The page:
If you invested $10,000 in the company at its IPO, you would have received 263 shares of Facebook common stock. As of April 21, 2021, those shares were selling for $301 apiece, making your investment worth $79, 163. In retrospect, that primary market purchase of $38 per share seems like quite a discount.
Primary Market FAQs
What Is the Primary Market and Secondary Market?
Both the primary market and the secondary market are aspects of a capitalist financial system, in which money is raised by the buying and selling of securities—financial assets like stocks and bonds. New securities are issued (created) and sold to investors for the first time in the primary market. Thereafter, investors trade these securities on the secondary market.
The primary market is also known as the new issues market. The secondary market is what we commonly think of as the stock market or stock exchange.
What Are the Types of Primary Markets?
There's a primary market for just about every sort of financial asset out there. The biggest ones are the primary stock market, the primary bond market, and the primary mortgage market.
The most common type of primary market issues include:
- Initial public offering (IPO): when a company issues shares of stock to the public for the first time
- Rights issue/offering: an offer to the company’s current stockholders to buy additional new shares at a discount.
- Private placement: an issue of company stock shares to an individual person, corporate entity, or a small group of investors—usually institutional or accredited ones—as opposed to being issued in the public marketplace.
- Preferential allotment: shares offered to a particular group at a special or discounted price, different from the publicly traded share price
What Is the Role of the Primary Market?
The primary market is like a debutante ball or a wedding: It marks the launch of a new security—a corporate stock shares or a bond—into the financial marketplace. Primary markets enable companies and governments to attract investors and raise money—to pay debts or to expand. They also enable investors with assets to put their money into, to generate income, or get in on the ground floor of a promising young venture.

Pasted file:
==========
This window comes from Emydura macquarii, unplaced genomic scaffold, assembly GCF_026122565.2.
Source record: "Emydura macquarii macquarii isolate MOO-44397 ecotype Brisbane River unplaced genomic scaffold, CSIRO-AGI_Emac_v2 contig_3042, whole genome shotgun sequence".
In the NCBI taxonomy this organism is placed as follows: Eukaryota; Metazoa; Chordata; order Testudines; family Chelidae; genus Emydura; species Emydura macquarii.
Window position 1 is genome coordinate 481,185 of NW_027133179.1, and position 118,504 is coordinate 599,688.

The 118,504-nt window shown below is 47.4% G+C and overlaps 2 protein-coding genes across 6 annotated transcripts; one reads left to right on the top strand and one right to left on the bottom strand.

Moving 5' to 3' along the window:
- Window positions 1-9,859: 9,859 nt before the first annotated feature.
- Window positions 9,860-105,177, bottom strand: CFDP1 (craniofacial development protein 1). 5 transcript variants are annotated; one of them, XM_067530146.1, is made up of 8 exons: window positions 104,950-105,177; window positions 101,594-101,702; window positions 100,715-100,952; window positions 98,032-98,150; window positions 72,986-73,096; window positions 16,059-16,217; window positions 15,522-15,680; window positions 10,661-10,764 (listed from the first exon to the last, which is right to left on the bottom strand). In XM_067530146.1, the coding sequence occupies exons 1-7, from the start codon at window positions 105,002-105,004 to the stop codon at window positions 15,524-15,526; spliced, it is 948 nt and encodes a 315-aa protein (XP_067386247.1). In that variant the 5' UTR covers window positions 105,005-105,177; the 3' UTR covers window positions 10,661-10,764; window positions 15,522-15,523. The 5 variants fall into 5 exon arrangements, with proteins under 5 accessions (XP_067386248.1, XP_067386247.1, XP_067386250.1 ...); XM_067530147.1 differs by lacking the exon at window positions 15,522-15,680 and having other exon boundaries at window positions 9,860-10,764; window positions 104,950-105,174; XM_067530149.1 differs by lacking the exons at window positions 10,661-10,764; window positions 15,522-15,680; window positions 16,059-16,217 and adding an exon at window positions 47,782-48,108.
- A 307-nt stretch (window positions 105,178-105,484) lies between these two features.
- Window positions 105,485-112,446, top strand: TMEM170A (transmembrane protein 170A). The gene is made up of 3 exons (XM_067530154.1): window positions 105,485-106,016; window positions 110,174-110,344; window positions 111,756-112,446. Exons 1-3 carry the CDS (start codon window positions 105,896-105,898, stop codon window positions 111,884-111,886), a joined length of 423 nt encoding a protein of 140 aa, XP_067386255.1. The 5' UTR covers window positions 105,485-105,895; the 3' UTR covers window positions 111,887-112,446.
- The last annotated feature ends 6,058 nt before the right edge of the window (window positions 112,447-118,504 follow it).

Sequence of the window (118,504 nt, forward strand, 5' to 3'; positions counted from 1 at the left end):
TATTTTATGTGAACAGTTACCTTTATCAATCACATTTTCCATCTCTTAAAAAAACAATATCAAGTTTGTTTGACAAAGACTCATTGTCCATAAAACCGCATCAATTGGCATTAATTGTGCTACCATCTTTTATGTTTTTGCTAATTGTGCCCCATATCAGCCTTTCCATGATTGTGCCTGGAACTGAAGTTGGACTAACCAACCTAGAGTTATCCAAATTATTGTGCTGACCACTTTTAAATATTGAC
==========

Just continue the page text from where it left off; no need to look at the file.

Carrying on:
What Is the Primary Market and Secondary Market in India?
The primary and secondary markets in India function as they do anywhere: In the primary market, the investor purchases shares or bonds directly from a company in a one-time transaction; in the Secondary Market, investors buy and sell the stocks and bonds among themselves, and can do so an infinite number of times.
In India, when companies wish to go public and establish a primary market for their shares, they must get approval from the Securities and Exchange Board of India (SEBI), the equivalent of the SEC in the U.S. India also offers a unique sort of primary market issue, called a Qualified Institutional Placement. The QIP allows an Indian-listed company to raise capital from domestic markets without the need to submit any filings to the government. In return for this saving of time and money, the funds must be raised from institutional or accredited Indian investors.
The secondary market in India includes the Bombay Stock Exchange (BSE), and the National Stock Exchange (NSE)—the Subcontinent's two most widely traded exchanges.
The Bottom Line
A primary market is a figurative place where securities make their debut—where new bonds and shares of corporate stock are issued to be sold to investors for the first time. They are sold by the companies, governments, or other entities issuing them, often with the help of investment banks, who underwrite the new issues, setting their price and overseeing their launch.
There is a primary market for most types of assets, with equities (stocks) and bonds being the most common. And there are several different types of primary market issues. The most familiar are IPOs. Others include private placements and rights offerings.
Most primary market buyers are institutional investors, though individual investors can get easily get in on certain offerings, like new US Treasury bonds.
After they’ve been issued on the primary market, existing shares of stock, bonds, and other securities are traded between investors on what is called the secondary market—essentially, the familiar stock exchanges and stock markets.